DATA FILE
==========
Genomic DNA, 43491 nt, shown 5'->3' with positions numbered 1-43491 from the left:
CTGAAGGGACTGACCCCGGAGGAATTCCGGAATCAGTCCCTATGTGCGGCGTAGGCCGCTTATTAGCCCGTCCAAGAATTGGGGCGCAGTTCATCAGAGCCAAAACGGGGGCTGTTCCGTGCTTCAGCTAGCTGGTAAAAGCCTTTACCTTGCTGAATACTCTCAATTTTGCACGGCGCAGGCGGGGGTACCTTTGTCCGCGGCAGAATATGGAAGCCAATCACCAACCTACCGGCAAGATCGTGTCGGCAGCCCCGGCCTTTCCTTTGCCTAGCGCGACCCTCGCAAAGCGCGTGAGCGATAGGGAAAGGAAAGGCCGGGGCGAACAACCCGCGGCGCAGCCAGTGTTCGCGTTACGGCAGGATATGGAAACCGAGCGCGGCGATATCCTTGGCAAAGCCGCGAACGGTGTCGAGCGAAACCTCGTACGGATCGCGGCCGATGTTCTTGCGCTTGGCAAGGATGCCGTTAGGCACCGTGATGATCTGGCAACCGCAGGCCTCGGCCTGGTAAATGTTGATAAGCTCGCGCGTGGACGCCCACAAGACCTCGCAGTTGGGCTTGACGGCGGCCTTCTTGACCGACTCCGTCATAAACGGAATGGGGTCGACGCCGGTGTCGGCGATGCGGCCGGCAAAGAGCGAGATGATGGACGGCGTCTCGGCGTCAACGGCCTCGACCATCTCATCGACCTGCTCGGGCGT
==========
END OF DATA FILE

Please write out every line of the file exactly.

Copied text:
Genomic DNA, 43491 nt, shown 5'->3' with positions numbered 1-43491 from the left:
CTGAAGGGACTGACCCCGGAGGAATTCCGGAATCAGTCCCTATGTGCGGCGTAGGCCGCTTATTAGCCCGTCCAAGAATTGGGGCGCAGTTCATCAGAGCCAAAACGGGGGCTGTTCCGTGCTTCAGCTAGCTGGTAAAAGCCTTTACCTTGCTGAATACTCTCAATTTTGCACGGCGCAGGCGGGGGTACCTTTGTCCGCGGCAGAATATGGAAGCCAATCACCAACCTACCGGCAAGATCGTGTCGGCAGCCCCGGCCTTTCCTTTGCCTAGCGCGACCCTCGCAAAGCGCGTGAGCGATAGGGAAAGGAAAGGCCGGGGCGAACAACCCGCGGCGCAGCCAGTGTTCGCGTTACGGCAGGATATGGAAACCGAGCGCGGCGATATCCTTGGCAAAGCCGCGAACGGTGTCGAGCGAAACCTCGTACGGATCGCGGCCGATGTTCTTGCGCTTGGCAAGGATGCCGTTAGGCACCGTGATGATCTGGCAACCGCAGGCCTCGGCCTGGTAAATGTTGATAAGCTCGCGCGTGGACGCCCACAAGACCTCGCAGTTGGGCTTGACGGCGGCCTTCTTGACCGACTCCGTCATAAACGGAATGGGGTCGACGCCGGTGTCGGCGATGCGGCCGGCAAAGAGCGAGATGATGGACGGCGTCTCGGCGTCAACGGCCTCGACCATCTCATCGACCTGCTCGGGCGT